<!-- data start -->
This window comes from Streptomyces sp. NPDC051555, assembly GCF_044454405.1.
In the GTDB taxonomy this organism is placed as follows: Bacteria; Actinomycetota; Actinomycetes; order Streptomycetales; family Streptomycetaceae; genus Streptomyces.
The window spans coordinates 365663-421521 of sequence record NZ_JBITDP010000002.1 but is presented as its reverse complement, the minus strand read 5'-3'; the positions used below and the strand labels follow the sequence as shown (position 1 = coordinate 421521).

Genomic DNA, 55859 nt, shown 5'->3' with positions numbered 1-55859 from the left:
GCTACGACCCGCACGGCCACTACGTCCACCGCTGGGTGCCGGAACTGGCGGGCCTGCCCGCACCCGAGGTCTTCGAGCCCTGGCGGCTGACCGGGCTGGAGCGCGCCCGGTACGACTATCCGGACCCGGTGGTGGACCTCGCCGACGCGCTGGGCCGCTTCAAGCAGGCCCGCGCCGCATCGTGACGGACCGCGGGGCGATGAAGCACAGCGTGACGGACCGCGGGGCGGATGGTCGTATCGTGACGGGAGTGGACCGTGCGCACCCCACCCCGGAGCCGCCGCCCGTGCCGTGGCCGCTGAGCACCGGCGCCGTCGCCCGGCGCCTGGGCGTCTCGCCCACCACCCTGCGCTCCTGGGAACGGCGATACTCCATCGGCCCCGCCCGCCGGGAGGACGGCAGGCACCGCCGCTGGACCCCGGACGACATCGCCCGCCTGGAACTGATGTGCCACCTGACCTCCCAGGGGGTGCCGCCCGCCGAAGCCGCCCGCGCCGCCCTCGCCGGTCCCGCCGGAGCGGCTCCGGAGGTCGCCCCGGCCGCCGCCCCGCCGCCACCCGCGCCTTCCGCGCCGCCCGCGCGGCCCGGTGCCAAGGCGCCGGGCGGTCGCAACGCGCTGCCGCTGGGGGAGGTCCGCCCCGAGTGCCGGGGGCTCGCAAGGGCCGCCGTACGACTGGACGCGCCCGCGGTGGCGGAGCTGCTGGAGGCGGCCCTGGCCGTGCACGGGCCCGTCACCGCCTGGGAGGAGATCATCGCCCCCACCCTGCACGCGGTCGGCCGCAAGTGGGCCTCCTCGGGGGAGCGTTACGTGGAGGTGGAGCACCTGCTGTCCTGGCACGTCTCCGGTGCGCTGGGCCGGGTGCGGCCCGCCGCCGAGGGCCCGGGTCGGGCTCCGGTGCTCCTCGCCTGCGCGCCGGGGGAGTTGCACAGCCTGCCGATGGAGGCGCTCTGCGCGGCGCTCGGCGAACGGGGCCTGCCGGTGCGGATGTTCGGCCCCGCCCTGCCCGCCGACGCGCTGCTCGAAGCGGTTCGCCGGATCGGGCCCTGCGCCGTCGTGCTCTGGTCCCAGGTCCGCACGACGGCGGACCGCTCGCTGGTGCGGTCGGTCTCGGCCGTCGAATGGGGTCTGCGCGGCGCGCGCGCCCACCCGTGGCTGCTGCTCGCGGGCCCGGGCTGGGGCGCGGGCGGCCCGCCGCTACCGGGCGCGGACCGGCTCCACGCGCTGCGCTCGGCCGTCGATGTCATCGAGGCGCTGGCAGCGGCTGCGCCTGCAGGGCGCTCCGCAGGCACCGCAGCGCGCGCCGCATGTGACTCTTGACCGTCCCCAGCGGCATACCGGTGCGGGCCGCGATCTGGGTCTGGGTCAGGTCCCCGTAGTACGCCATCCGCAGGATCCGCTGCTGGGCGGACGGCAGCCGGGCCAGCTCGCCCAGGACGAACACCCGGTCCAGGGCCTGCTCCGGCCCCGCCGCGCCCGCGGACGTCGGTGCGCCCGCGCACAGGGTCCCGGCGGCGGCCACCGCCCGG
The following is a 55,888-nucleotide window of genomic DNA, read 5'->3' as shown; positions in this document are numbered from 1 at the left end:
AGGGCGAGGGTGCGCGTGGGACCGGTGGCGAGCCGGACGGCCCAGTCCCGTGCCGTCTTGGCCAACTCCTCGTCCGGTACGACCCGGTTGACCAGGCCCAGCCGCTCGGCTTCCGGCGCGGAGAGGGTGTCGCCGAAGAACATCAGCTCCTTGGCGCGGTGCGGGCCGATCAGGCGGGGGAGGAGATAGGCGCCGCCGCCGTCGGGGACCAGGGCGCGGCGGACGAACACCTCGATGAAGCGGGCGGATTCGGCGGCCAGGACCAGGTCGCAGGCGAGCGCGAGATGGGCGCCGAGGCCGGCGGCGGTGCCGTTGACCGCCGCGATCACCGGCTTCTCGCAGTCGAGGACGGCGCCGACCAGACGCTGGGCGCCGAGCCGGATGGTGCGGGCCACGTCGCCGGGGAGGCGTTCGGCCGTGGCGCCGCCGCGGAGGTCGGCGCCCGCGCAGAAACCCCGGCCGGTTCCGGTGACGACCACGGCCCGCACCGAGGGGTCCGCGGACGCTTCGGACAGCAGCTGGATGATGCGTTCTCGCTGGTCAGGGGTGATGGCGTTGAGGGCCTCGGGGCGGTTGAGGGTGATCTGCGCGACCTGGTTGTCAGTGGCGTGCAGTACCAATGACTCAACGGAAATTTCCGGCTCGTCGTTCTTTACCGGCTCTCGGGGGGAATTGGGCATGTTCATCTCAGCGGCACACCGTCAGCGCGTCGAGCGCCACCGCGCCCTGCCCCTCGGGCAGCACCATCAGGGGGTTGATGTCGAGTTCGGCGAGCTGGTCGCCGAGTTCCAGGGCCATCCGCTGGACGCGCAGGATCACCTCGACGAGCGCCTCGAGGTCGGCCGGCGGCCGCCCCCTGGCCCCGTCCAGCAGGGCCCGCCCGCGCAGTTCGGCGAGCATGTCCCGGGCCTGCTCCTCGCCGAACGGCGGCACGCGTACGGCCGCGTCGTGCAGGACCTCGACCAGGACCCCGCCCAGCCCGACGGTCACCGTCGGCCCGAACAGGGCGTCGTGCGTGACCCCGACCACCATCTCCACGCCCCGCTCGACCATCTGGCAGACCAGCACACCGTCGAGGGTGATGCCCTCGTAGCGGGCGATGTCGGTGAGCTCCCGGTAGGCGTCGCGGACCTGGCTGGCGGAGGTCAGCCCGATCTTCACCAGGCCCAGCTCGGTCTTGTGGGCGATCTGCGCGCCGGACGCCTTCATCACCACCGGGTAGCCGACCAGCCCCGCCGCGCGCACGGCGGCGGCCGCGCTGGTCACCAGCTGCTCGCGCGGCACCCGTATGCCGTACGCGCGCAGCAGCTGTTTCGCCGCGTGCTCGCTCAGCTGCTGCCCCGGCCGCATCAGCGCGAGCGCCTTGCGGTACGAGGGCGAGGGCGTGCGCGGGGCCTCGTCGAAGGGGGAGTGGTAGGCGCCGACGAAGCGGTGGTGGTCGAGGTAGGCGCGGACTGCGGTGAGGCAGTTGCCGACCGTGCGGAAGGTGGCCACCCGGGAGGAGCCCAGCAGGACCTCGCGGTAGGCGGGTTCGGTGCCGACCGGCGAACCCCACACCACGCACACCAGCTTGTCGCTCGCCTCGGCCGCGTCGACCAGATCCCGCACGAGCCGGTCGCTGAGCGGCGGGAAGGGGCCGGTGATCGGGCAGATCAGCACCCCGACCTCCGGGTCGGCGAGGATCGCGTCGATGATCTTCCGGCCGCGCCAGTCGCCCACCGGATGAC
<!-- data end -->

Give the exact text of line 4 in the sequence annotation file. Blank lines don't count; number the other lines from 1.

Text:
Genomic DNA, 55859 nt, shown 5'->3' with positions numbered 1-55859 from the left: